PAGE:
The situation is totally different amongst many herbalists in the US, where there is far more limited regulation of practitioners and many pracitioners are self-taught by growing their own medicines and learning through experience and intuition. There is also a grass roots movement that herbs belong to the people and knowledge is power. I continue to learn so much from these folk who share so openly and willingly and who obviously "know what they're talking about" because they are treating cases with herbs every week if not every day. You can tell in a minute who is spouting stuff they have read in a book and who has actually used the herb on a person with a particular effect.
As regulation becomes tighter, people who love herbs appear to have two choices. They either spend the time and money to learn in an institution so they can put up their plaque and charge people for treating them, or they grow their own plants, make their own herbal products and only treat themselves and others close to them (with their permission). What we have completely lost in this country is the system of learning by apprenticeship. It is interesting how the US herbalists are starting to make use of this process again.
This is a long and rambling post and I'm not sure that I've said anything worth saying at all. I've posted it because the subject came up at the last Mercian Herb Group meeting. The comment was made that by regulating everything we would loose the expertise of those who have learned by doing and growing. It struck me then that if any regulations made it impossible for me to do what I do, I wouldn't stop doing it, I'd just go underground and become subversive, because knowledge, especially herbal knowledge, is power.
Re: Codex Alimentarius
April 21 2009, 10:42 AM
I understand your concerns that the whole Codex issue isn't being discussed more widely. I've been trying to understand several aspects of it myself with a great deal of difficulty, but there are several problems or issues as I perceive them.
One is that this whole Codex thing just sounds so much like an improbable conspiracy theory that I think many people struggle to trust the truth of it. I'm certainly sceptical about it because, for a long time, the only people who could tell me anything about it were also followers of David Icke and believed the world to be populated by reptilian superpowers. Maybe they're right... Maybe I'm hopelessly narrow minded.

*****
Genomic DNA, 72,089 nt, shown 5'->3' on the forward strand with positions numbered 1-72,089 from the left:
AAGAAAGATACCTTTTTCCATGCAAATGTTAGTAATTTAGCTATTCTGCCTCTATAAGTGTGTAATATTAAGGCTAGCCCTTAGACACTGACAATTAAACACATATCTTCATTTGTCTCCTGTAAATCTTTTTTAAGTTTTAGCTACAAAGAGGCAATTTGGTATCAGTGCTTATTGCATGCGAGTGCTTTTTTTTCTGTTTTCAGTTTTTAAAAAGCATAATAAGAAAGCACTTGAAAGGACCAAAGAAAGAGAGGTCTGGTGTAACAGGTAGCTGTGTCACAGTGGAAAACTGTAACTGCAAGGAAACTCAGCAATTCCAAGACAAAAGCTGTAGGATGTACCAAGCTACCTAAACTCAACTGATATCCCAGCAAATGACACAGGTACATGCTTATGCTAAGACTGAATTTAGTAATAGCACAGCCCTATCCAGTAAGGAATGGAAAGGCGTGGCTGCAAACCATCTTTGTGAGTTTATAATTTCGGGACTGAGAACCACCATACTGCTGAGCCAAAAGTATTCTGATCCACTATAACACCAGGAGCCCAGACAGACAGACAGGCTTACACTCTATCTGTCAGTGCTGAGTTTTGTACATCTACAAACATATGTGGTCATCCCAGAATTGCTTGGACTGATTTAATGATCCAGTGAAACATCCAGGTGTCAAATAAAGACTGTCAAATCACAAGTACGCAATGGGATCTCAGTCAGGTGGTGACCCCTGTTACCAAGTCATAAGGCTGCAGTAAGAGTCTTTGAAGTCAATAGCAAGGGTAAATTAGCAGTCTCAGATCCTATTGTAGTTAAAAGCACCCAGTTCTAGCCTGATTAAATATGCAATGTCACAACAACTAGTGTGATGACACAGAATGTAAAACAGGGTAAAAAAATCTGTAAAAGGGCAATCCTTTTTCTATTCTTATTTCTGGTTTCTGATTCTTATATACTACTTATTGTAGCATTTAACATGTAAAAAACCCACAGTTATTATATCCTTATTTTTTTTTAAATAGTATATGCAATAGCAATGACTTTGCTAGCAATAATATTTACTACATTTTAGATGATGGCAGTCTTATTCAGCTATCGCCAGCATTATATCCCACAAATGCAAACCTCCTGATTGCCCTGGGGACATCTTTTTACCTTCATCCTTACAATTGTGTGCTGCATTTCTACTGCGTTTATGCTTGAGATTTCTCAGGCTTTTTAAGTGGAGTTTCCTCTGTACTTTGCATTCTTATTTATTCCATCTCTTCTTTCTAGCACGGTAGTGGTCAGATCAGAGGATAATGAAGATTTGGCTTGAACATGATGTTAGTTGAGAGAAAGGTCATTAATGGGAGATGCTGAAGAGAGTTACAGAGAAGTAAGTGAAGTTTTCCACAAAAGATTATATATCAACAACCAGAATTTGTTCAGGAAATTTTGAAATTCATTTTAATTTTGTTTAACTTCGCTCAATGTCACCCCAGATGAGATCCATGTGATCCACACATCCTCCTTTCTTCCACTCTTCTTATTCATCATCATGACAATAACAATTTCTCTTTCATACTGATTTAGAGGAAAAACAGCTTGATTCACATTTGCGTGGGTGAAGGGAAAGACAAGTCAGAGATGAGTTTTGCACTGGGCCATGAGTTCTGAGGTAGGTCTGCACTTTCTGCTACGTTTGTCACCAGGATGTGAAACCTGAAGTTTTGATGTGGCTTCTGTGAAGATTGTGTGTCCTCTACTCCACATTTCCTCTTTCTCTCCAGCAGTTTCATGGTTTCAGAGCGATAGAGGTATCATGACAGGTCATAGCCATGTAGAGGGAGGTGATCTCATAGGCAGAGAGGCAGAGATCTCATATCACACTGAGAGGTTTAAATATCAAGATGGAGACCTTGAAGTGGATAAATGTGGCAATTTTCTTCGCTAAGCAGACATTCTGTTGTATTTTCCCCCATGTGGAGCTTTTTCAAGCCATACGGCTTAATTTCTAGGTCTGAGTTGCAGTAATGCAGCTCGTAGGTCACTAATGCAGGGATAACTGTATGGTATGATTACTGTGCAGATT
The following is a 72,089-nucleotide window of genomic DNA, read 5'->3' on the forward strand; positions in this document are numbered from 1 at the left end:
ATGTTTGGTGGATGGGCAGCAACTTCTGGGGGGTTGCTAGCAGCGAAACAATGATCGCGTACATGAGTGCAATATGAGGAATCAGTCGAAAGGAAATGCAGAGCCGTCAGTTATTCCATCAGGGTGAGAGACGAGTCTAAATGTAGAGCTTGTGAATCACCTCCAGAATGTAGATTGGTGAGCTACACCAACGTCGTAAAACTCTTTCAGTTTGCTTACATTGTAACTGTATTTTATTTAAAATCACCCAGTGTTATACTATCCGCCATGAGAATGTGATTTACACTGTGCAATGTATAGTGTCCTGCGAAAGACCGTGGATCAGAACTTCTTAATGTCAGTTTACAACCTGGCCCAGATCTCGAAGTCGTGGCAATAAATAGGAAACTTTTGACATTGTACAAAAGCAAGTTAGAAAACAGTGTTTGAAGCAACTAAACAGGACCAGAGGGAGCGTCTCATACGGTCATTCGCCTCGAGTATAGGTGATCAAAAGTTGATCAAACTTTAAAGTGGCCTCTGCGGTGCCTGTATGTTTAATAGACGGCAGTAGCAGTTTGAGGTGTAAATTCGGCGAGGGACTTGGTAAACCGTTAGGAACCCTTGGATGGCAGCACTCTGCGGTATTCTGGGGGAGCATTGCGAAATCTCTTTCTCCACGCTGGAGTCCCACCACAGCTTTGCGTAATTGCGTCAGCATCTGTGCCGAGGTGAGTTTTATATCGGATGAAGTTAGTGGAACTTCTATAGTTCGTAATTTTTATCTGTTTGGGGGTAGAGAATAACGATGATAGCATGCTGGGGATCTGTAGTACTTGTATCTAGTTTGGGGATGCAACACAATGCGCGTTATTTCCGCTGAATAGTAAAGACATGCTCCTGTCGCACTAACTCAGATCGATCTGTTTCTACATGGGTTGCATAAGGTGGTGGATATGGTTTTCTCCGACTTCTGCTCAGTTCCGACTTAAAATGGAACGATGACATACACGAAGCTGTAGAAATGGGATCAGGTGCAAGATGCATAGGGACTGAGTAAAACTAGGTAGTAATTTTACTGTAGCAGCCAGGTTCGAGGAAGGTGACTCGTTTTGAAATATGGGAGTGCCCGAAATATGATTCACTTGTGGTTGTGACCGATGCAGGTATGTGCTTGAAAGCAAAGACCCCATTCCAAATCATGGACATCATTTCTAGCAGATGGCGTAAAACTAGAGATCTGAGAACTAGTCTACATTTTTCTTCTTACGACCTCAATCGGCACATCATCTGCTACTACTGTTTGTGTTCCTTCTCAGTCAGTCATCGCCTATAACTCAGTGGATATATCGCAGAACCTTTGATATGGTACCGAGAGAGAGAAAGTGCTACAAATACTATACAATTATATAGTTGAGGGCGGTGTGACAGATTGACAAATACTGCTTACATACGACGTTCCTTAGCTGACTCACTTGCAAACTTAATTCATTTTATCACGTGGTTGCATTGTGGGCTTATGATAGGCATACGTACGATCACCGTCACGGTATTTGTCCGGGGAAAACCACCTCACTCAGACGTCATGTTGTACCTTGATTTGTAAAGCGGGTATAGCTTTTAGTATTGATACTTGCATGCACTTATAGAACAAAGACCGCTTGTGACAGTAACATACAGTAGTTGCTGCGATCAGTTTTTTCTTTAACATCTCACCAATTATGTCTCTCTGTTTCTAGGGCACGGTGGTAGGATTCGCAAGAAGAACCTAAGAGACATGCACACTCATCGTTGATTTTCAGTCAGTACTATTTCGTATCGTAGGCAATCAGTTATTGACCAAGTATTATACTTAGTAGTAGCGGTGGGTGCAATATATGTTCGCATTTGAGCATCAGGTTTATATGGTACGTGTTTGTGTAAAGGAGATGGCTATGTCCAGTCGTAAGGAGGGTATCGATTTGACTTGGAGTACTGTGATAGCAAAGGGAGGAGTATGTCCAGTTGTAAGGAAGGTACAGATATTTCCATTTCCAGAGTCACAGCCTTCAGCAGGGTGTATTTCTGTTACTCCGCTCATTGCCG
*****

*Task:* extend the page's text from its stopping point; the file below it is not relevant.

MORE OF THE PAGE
But it has to be said that the idea that anyone, even an organisation as large as the WTO, could possibly control our access to foods and medicines as completely as what is feared by so many. Just think of the paperwork involved! And the public backlash that would develop as soon as people actually saw their beloved vitamins vanishing from the shelves. At the moment the vast majority of people have never heard of Codex, but I'm certain we'd begin to see ripples if ever anyone dared take the likes of Vogels or Potters off the shelves.
I don't know that I've understood what the effects of this would be correctly, I may be completely wrong, but that's just another problem. As Sarah says, every country would be affected differently and yet all the info I find, including the video further up this thread, seems to come from the US or Canada. I think we need more in the way of UK/EU specific info to tell us how we would be affected or what our government's position on this is.
Finally, I see the lines are becoming increasingly blurred between what I understand to be the goals of Codex and the latest round of legislation for herbal medicine in the UK. Is there a connection between the two? I had assumed one was a WTO thing and the other an EU thing although there is, inevitably, an overlap. As I understood it, new herbal medicine legislation would prevent the practise of herbal medicine without a recognised qualification whilst qualified herbalists would be required to obtain their remedies from licensed producers only. Combine this with Codex and you have qualified herbalists buying their herbal remedies from pharmaceutical companies. Am I right? Even if this is the case, the two issues that produce this eventuality are separate and need to be tackled differently.
Anyway, I also feel I'm rambling nonsensically now so to cap it off all I'll say is I want to know more. I want this issue to be discussed. I want to understand the bare bones of it with none of the scare mongering or embroidery I keep coming across. I'd love to see a video like the one posted earlier, but featuring someone in Britain talking about British or European issues and fitting Codex into the British legal system so that I can understand how powerful it is (or isn't) and how it might affect us.
I would also like to know how in the world Codex would plan to separate us from our plants. That's the truly inconceivable thing - there is no way that anyone can stop me blasting out the merits of the dandelion to anyone who will listen. And there is no way that anyone can stop one of those listeners from going out into their garden to pick and eat their dandelions as a result. As has been said so many times, herbal medicine belongs to the people and it's information/education based. It would be a pretty incredible law that could police both our access to shared knowledge and our access to some of the most abundant plants in the world.
I know I'm oversimplifying here, but really, even if the worst were to happen and we lost all access to modern herbal remedies as we currently enjoy them, it would only spur the development of a new age of folk medicine practised by locals and using local plants and suddenly the general understanding and appreciation of what grows around us would sky rocket. That doesn't sound so bad to me.
April 29 2009, 5:24 AM
You have got it right.The Codex plus the latest Directive on Traditional Medicines are attempts by the multi-national pharmaceutical industry to control the manufacture and distribution of herbal medicines.This route is being used because you cannot take out a patent on an individual herb.